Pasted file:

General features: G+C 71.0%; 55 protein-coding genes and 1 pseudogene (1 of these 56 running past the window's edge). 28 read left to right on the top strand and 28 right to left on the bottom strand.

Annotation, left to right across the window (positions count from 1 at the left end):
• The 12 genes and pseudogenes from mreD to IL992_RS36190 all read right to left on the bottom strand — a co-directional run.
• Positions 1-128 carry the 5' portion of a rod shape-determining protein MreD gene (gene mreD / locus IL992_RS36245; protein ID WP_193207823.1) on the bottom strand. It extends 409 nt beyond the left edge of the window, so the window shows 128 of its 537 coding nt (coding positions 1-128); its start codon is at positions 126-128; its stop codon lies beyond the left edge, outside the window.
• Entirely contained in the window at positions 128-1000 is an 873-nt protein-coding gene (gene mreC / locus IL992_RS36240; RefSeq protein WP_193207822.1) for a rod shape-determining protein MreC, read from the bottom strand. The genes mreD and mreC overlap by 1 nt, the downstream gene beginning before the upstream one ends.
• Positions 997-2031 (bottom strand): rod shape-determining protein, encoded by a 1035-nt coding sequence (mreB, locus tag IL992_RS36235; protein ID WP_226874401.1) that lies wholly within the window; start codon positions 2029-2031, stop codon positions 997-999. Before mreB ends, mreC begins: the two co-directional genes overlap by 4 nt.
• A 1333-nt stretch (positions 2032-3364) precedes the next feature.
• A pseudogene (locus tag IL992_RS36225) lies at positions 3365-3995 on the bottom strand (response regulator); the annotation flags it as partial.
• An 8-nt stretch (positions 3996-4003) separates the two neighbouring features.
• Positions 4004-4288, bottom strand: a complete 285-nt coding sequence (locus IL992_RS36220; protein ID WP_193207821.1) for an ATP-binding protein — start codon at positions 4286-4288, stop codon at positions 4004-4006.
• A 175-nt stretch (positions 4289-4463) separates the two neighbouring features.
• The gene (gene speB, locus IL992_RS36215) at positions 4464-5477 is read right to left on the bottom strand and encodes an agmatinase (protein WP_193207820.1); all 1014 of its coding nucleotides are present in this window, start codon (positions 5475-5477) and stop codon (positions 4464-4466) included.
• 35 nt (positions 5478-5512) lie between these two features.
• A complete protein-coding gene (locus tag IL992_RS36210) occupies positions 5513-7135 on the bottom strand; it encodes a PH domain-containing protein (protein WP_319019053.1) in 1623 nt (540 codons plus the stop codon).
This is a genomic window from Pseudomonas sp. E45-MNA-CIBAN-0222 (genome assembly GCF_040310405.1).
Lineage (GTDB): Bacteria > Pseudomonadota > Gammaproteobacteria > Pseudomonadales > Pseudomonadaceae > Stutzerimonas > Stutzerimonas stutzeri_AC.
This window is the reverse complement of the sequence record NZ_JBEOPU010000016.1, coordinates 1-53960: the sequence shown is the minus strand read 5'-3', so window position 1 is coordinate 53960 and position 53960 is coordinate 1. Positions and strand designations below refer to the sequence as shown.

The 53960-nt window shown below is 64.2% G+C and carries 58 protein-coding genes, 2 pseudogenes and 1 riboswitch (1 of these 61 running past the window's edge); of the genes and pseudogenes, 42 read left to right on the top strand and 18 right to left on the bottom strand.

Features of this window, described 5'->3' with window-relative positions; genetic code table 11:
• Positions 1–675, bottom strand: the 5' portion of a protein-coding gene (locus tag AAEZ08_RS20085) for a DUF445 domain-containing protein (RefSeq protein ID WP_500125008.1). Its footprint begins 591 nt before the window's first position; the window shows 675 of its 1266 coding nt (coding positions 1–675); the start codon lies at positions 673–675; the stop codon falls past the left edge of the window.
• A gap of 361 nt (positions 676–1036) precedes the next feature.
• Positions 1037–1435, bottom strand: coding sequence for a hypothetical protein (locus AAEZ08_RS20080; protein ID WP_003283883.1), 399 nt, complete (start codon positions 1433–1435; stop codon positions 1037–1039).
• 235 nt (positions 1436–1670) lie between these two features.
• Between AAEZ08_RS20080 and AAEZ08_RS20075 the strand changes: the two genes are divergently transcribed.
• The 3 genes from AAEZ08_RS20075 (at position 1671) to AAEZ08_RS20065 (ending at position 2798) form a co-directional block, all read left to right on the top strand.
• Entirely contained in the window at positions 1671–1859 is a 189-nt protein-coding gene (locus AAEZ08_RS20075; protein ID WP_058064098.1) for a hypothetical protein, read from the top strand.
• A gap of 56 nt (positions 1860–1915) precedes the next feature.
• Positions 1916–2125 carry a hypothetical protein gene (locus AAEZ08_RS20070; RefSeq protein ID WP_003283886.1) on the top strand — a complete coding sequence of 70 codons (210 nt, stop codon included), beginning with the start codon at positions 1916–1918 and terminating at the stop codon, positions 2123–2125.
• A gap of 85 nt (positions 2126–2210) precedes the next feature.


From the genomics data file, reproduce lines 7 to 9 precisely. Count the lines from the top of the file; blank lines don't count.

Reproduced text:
• A 1333-nt stretch (positions 2032-3364) precedes the next feature.
• A pseudogene (locus tag IL992_RS36225) lies at positions 3365-3995 on the bottom strand (response regulator); the annotation flags it as partial.
• An 8-nt stretch (positions 3996-4003) separates the two neighbouring features.